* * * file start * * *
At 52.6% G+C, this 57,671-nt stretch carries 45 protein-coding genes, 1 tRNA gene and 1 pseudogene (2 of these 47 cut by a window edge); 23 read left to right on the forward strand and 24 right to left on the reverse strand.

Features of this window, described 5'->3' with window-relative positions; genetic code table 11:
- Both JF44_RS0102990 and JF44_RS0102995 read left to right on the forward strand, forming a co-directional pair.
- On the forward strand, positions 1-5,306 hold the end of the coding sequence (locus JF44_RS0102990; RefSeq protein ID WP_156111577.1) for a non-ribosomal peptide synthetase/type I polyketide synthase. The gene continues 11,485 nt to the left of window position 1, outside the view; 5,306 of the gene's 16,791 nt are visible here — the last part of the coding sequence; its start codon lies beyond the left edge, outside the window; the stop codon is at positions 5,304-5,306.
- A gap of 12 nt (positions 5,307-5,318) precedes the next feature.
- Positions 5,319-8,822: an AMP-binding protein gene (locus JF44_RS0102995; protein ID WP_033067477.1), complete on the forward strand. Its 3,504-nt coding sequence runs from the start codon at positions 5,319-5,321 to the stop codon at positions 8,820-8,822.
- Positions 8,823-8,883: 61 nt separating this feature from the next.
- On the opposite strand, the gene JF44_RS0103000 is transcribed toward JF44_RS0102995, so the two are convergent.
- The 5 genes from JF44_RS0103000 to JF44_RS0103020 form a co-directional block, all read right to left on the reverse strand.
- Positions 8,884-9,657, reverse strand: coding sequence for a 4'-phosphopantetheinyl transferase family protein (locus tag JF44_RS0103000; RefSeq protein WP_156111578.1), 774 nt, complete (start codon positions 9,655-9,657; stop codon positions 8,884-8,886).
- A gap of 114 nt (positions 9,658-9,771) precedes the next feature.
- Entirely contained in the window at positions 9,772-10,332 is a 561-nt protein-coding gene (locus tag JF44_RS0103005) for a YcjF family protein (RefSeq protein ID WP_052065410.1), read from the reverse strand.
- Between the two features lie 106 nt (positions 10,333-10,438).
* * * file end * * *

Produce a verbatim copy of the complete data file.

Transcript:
At 52.6% G+C, this 57,671-nt stretch carries 45 protein-coding genes, 1 tRNA gene and 1 pseudogene (2 of these 47 cut by a window edge); 23 read left to right on the forward strand and 24 right to left on the reverse strand.

Features of this window, described 5'->3' with window-relative positions; genetic code table 11:
- Both JF44_RS0102990 and JF44_RS0102995 read left to right on the forward strand, forming a co-directional pair.
- On the forward strand, positions 1-5,306 hold the end of the coding sequence (locus JF44_RS0102990; RefSeq protein ID WP_156111577.1) for a non-ribosomal peptide synthetase/type I polyketide synthase. The gene continues 11,485 nt to the left of window position 1, outside the view; 5,306 of the gene's 16,791 nt are visible here — the last part of the coding sequence; its start codon lies beyond the left edge, outside the window; the stop codon is at positions 5,304-5,306.
- A gap of 12 nt (positions 5,307-5,318) precedes the next feature.
- Positions 5,319-8,822: an AMP-binding protein gene (locus JF44_RS0102995; protein ID WP_033067477.1), complete on the forward strand. Its 3,504-nt coding sequence runs from the start codon at positions 5,319-5,321 to the stop codon at positions 8,820-8,822.
- Positions 8,823-8,883: 61 nt separating this feature from the next.
- On the opposite strand, the gene JF44_RS0103000 is transcribed toward JF44_RS0102995, so the two are convergent.
- The 5 genes from JF44_RS0103000 to JF44_RS0103020 form a co-directional block, all read right to left on the reverse strand.
- Positions 8,884-9,657, reverse strand: coding sequence for a 4'-phosphopantetheinyl transferase family protein (locus tag JF44_RS0103000; RefSeq protein WP_156111578.1), 774 nt, complete (start codon positions 9,655-9,657; stop codon positions 8,884-8,886).
- A gap of 114 nt (positions 9,658-9,771) precedes the next feature.
- Entirely contained in the window at positions 9,772-10,332 is a 561-nt protein-coding gene (locus tag JF44_RS0103005) for a YcjF family protein (RefSeq protein ID WP_052065410.1), read from the reverse strand.
- Between the two features lie 106 nt (positions 10,333-10,438).